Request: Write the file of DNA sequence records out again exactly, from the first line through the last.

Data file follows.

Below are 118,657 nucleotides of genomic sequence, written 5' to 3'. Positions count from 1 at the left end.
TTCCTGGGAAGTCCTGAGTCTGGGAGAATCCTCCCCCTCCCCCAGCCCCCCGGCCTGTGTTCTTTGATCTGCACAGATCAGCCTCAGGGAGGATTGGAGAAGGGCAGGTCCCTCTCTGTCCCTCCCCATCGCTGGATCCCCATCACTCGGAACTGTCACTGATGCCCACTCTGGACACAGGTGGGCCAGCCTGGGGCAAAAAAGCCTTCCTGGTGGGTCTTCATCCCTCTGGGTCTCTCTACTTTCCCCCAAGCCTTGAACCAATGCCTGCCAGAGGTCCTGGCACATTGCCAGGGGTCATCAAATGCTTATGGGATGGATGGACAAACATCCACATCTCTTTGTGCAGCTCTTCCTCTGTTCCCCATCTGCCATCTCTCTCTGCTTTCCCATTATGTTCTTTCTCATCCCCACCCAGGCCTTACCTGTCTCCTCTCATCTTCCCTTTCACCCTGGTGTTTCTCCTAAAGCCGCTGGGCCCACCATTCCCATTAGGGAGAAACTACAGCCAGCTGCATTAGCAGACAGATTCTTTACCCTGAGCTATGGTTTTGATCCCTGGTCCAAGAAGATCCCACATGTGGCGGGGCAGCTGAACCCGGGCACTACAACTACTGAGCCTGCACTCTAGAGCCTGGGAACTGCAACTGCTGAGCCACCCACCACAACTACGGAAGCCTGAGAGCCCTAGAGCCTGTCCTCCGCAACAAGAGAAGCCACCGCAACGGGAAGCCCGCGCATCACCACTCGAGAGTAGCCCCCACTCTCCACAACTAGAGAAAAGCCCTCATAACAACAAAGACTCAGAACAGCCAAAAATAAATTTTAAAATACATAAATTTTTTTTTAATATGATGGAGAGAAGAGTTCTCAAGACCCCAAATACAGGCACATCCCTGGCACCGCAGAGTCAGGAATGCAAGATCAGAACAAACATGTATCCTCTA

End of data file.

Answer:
Below are 118,657 nucleotides of genomic sequence, written 5' to 3'. Positions count from 1 at the left end.
TTCCTGGGAAGTCCTGAGTCTGGGAGAATCCTCCCCCTCCCCCAGCCCCCCGGCCTGTGTTCTTTGATCTGCACAGATCAGCCTCAGGGAGGATTGGAGAAGGGCAGGTCCCTCTCTGTCCCTCCCCATCGCTGGATCCCCATCACTCGGAACTGTCACTGATGCCCACTCTGGACACAGGTGGGCCAGCCTGGGGCAAAAAAGCCTTCCTGGTGGGTCTTCATCCCTCTGGGTCTCTCTACTTTCCCCCAAGCCTTGAACCAATGCCTGCCAGAGGTCCTGGCACATTGCCAGGGGTCATCAAATGCTTATGGGATGGATGGACAAACATCCACATCTCTTTGTGCAGCTCTTCCTCTGTTCCCCATCTGCCATCTCTCTCTGCTTTCCCATTATGTTCTTTCTCATCCCCACCCAGGCCTTACCTGTCTCCTCTCATCTTCCCTTTCACCCTGGTGTTTCTCCTAAAGCCGCTGGGCCCACCATTCCCATTAGGGAGAAACTACAGCCAGCTGCATTAGCAGACAGATTCTTTACCCTGAGCTATGGTTTTGATCCCTGGTCCAAGAAGATCCCACATGTGGCGGGGCAGCTGAACCCGGGCACTACAACTACTGAGCCTGCACTCTAGAGCCTGGGAACTGCAACTGCTGAGCCACCCACCACAACTACGGAAGCCTGAGAGCCCTAGAGCCTGTCCTCCGCAACAAGAGAAGCCACCGCAACGGGAAGCCCGCGCATCACCACTCGAGAGTAGCCCCCACTCTCCACAACTAGAGAAAAGCCCTCATAACAACAAAGACTCAGAACAGCCAAAAATAAATTTTAAAATACATAAATTTTTTTTTAATATGATGGAGAGAAGAGTTCTCAAGACCCCAAATACAGGCACATCCCTGGCACCGCAGAGTCAGGAATGCAAGATCAGAACAAACATGTATCCTCTA